Receiving an email from a well-known brand such as UPS, Apple, or Uber may seem harmless at first glance, but even if the message looks trustworthy - it could be a spoof! Cybercriminals often design phishing emails disguised as reputable companies to engage users in click-bait behavior. Many times a brand knock-off email includes panic language which creates a sense of urgency, so users will click a link before they stop and think about the possible threats. Let’s dive into our top three most clicked phishing templates! Below we will learn more about brand knock-offs and identify how these three templates are convincing users to take the bait.
What are brand knock-offs?
A phishing attempt known as a brand knock-off is a very common strategy that results in high click-rates. By using a branded email appearing to be sent from a familiar company, hackers manipulate user curiosity enough for them to act on something within the email. These phishing attempts are relying on targets to click a link that sends them to a malicious website intended to steal login credentials, financial information, or personal data. Brand knock-offs can look very realistic, oftentimes copied from legitimate communications sent by the company. Although more challenging to spot the spoof, users can still apply the basic best practices to outsmart this phishing method. Read below to take a deeper look at each brand knock-off email template.
1. UPS - Estimated Delivery
You have a package coming! But wait, do you? It may be normal for you to receive these emails from UPS when you are expecting a package, so it’s easy to get excited about what’s arriving at your door and when. This type of email tests users’ curiosity with a personal delivery update using a standard UPS template that looks familiar and trusting. Especially during the seasons of gifting, package notification emails will receive high click-rates so this template is great to test users with an example of a brand knock-off email influenced by a holiday or time of the year.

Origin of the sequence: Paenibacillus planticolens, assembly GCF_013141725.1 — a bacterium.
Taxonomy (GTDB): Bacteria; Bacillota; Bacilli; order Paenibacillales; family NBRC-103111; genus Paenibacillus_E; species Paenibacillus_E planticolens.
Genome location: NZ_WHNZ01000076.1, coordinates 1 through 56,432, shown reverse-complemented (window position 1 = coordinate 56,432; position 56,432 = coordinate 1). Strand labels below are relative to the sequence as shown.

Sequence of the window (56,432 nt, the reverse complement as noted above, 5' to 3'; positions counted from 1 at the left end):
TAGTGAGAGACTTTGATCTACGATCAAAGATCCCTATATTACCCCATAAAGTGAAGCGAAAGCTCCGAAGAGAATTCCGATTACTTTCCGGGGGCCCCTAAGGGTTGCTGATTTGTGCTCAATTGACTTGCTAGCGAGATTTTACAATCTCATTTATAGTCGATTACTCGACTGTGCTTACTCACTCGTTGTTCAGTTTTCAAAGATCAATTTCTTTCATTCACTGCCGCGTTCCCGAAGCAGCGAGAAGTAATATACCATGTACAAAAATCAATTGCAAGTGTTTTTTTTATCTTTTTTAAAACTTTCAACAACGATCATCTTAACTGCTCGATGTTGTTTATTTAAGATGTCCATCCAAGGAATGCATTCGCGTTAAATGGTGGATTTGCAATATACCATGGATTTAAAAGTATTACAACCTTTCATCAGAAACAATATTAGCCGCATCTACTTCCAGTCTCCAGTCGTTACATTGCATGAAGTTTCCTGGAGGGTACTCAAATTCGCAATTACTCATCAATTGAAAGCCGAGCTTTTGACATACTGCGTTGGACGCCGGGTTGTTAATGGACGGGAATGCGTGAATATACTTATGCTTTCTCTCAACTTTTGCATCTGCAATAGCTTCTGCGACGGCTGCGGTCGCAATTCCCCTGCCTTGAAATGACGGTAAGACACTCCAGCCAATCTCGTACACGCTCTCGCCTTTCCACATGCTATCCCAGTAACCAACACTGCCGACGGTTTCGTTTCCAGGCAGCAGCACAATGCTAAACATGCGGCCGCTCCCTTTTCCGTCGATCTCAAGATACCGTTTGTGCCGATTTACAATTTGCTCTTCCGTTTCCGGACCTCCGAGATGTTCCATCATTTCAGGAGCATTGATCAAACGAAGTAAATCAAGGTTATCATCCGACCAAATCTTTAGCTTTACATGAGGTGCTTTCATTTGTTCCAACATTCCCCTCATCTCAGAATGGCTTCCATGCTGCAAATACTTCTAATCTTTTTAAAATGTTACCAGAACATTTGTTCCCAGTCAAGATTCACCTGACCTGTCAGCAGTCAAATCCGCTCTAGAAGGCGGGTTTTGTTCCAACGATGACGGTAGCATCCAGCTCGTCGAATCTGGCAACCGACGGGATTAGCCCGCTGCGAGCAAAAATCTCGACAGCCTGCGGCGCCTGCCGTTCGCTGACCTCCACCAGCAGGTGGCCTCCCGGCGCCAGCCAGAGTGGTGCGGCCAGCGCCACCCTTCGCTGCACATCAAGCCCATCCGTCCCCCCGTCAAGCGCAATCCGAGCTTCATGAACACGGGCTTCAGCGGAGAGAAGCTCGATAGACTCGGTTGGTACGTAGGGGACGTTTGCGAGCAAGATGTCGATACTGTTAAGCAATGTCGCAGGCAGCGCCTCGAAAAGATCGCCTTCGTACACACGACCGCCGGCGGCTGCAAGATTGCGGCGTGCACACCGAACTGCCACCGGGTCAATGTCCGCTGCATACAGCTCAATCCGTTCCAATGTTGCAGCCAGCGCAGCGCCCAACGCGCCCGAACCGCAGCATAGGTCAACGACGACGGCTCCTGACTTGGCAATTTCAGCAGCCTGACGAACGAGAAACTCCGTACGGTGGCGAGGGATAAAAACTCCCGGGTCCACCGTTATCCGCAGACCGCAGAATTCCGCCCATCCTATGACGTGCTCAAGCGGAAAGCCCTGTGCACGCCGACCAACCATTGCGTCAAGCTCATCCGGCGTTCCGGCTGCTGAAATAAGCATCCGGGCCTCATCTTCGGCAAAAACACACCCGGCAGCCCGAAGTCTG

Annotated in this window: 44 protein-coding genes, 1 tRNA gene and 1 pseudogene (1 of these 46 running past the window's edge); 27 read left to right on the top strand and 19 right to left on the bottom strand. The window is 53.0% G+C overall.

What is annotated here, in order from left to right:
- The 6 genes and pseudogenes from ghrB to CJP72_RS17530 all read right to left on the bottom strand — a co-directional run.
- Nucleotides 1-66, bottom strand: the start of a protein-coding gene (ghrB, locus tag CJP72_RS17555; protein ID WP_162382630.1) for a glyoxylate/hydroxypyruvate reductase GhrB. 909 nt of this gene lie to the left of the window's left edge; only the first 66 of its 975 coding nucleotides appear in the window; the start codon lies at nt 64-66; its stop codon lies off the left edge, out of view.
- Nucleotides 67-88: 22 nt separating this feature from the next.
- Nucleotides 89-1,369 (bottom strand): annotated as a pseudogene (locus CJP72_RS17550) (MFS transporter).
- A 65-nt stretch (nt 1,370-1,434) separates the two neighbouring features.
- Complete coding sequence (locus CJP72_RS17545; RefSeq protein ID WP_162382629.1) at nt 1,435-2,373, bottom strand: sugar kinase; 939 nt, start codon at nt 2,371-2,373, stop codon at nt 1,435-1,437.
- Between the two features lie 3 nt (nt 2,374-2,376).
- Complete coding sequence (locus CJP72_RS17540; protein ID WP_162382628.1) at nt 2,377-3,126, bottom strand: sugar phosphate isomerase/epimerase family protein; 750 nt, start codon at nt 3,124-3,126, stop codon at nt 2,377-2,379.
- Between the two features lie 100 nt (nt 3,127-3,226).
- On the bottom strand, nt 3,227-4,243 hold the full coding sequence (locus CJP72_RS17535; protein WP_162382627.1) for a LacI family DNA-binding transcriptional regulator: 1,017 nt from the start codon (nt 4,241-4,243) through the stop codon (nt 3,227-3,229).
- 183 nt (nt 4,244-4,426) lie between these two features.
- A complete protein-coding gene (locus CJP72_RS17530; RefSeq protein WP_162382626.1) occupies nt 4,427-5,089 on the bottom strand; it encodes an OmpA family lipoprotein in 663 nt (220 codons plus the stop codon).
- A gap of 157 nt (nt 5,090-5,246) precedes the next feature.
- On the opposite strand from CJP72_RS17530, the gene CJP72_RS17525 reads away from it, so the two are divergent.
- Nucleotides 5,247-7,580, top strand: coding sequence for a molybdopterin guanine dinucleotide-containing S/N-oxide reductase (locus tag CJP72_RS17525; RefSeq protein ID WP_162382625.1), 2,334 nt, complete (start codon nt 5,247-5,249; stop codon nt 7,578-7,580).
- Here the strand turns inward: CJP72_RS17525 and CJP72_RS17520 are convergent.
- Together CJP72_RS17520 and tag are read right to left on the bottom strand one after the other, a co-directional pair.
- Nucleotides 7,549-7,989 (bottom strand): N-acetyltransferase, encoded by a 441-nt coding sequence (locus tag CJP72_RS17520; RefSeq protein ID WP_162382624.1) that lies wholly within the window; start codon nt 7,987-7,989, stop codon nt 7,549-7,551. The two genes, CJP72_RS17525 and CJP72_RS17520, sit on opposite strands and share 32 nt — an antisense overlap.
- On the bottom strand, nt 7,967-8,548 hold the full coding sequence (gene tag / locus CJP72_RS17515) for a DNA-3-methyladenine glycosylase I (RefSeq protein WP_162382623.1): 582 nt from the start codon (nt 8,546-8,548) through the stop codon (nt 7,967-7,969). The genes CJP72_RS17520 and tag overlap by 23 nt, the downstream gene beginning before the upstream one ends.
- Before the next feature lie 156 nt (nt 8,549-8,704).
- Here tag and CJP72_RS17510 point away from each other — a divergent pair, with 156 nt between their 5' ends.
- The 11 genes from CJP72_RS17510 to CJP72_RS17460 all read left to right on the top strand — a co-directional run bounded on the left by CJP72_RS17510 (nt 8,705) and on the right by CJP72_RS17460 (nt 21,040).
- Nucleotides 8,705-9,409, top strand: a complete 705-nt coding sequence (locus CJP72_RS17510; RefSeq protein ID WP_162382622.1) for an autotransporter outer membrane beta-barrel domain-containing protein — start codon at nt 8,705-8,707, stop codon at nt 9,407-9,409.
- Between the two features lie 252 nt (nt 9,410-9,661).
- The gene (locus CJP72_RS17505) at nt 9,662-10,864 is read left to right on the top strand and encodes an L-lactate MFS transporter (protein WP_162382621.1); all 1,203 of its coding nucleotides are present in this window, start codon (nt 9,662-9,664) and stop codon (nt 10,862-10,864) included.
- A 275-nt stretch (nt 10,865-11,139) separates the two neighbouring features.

2. Apple - Apple Support
Everyone has an Apple device these days, right? Well, for those who do not may also fall victim to this brand knock-off. Curiosity comes into play with this template as well because whether you have an Apple ID or not, you might want to get to the bottom of who contacted Apple with your name and email address. As simple as this message looks, the brand logos can be enough to convince users that it is important for them to click on the case number link.
3. Uber - New Device Sign In
Reporting a login that wasn’t you seems like the right thing to do in the moment, but that’s how you get hooked! Feelings of uncertainty usually overshadow sound judgment with emails like this since hackers often use urgency to create panic and impulsive behavior. This template tests users on emotional response and helps them understand why it’s always best practice to stop and think before you click!
So is it safe or a spoof? Your users will be put to the test with these most-clicked brand knock-off templates. Thank you for watching our video! Be sure to visit our Hook Labs blog site for more phishing education and resources on our content library!